We have no idea of how bad his life was before LCH but any strong cooking smells from a warm oven, grill or bonfire and he will either hide in the garden or almost run in the other direction. We have tried various calming products to help in his moments of insecurity and periods of hyper alertness which result in him acting stressfully. We have learnt his triggers and tried to reduce them and as needed calmly reassure him when he goes into himself and his old ways, which is becoming less frequent. Luckily our friends Sam and Sarah ‘K9 Freedom and Health’ have been on hand with tips and guidance; the best method we have found is routine home life and walks, cuddles, belly rubs (Westie Wind!), patience and ensuring that he feels part of our little pack. 

We take great pleasure in seeing how far Basil has come and especially when people who previously knew Basil do not recognise him, as his lovely character shines through and they see he is just a typical friendly Westie, happy in his little world.


Squeak landed on all four paws with Wendy and John Newton last year. This dear little soul came in from the pound, no one really knows how she ended up there, but she is now enjoying the sweet Cornish air in a loving home. Wendy tells her own story here…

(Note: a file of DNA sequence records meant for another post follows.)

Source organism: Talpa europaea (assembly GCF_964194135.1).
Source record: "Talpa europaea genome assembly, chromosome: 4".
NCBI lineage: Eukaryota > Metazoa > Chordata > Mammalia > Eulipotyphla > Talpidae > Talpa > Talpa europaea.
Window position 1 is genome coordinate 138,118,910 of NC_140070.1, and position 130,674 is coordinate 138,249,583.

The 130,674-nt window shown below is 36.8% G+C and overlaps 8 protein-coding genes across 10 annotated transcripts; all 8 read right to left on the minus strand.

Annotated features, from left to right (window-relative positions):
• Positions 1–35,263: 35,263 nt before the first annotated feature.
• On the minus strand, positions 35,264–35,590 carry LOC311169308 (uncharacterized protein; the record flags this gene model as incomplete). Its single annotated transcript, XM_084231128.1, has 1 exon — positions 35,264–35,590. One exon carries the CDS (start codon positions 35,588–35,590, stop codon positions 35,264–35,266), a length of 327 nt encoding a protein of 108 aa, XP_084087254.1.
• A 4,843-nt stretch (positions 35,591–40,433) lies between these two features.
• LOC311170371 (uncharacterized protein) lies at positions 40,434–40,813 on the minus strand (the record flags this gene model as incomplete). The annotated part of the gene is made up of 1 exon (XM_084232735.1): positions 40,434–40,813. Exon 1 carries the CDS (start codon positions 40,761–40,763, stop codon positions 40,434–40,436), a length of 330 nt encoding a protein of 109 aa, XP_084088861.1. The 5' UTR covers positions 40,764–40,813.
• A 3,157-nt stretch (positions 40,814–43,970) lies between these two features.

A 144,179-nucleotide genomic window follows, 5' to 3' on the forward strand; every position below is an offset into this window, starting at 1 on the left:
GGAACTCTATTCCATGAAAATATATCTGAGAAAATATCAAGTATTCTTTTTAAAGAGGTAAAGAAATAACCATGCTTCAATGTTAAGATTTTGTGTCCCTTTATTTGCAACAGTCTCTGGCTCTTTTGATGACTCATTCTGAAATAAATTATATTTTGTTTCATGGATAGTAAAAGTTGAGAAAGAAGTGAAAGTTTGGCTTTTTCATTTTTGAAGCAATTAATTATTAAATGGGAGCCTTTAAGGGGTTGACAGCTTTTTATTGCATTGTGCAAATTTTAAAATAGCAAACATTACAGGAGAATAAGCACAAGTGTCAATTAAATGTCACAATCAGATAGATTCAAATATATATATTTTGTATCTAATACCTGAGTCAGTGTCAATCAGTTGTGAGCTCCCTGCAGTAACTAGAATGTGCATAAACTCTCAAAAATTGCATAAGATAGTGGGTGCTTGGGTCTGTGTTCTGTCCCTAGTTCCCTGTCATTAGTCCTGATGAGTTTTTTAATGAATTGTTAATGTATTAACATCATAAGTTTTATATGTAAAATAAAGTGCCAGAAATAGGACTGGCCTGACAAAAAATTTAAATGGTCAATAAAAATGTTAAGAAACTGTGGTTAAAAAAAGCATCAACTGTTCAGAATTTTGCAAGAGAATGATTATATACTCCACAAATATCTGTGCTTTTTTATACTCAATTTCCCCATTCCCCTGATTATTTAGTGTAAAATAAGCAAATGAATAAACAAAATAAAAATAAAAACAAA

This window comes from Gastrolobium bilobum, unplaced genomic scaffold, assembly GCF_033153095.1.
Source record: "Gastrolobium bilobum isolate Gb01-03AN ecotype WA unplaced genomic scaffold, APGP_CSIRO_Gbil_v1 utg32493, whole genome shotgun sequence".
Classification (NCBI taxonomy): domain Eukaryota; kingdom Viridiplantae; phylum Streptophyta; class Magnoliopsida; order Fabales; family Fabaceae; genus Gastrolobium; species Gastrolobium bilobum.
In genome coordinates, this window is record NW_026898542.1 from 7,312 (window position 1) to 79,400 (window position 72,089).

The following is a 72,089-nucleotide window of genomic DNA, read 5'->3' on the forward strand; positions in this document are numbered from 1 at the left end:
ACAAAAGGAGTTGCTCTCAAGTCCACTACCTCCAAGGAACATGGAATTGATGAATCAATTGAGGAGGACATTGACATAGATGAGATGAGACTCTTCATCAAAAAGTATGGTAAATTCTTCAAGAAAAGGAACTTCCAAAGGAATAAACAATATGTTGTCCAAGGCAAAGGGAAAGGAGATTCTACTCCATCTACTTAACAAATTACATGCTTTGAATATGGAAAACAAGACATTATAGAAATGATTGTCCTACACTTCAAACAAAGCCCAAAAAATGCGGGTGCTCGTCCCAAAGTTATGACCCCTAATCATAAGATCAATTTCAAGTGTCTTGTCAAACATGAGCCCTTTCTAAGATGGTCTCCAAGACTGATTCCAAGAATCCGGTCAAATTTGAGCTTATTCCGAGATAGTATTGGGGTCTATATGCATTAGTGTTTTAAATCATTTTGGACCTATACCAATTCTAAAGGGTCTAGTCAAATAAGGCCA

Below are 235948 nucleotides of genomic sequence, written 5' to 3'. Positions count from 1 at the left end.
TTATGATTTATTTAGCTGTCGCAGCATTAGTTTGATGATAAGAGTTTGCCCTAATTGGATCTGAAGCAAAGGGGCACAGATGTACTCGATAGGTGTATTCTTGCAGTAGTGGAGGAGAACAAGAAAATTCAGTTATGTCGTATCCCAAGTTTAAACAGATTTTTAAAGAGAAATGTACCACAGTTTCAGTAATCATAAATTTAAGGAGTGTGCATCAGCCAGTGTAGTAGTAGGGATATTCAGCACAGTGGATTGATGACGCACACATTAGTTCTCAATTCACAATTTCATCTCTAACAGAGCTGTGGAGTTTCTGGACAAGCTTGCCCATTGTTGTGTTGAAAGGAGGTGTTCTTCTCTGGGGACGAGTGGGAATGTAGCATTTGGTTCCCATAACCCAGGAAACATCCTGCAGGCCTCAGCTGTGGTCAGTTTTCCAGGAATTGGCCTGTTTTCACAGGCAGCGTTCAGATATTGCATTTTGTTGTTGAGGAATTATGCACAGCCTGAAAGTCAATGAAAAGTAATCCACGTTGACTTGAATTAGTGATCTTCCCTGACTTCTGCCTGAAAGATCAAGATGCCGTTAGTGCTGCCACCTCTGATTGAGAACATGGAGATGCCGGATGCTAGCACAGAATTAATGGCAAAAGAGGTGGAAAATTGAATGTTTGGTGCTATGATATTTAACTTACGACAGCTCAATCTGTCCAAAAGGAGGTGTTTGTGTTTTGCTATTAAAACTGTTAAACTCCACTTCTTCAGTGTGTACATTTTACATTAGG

Flashback to Hallowe'en last year 31.10.18. This photo on the LCH site at breakfast time. Squeak, a Cairn Terrier Cross 10 years old, needing end of life home. We had had our home check with Carolyn a few weeks previously and also chatted to Theresa a few days before at the Autumn Dog Show so were known to the charity. By 9am that Wednesday morning we had agreed to take her on, sight unseen and by Sunday 4th November we collected her at Chivvy Cross, she was brought down from an overnight stay at Swindon. What a lovely happy girl she turned out to be, not fazed by anything at all. We took her to the Christmas Dog Show and she won first for Best Rescue, so proud! 

Squeak was spayed in January and had mammary lumps removed at the same time, we were so relieved when they were found to be benign. Our 12 year old Cairn Terrier, Lottie, is not overly impressed with her but the two tolerate each other. Sadly Lottie now has many health issues, not least being diabetes. We are not sure how long Lottie will be with us before she crosses the Rainbow Bridge but when that time comes hopefully Squeak will help heal our sadness and perhaps share her home with another LCH dog.


Sit Happens

In this occasional feature, Sarah Higgins, who runs LCH’s ‘Sit Happens’ Dog Training, gives training and behaviour tips

Encouraging Calmness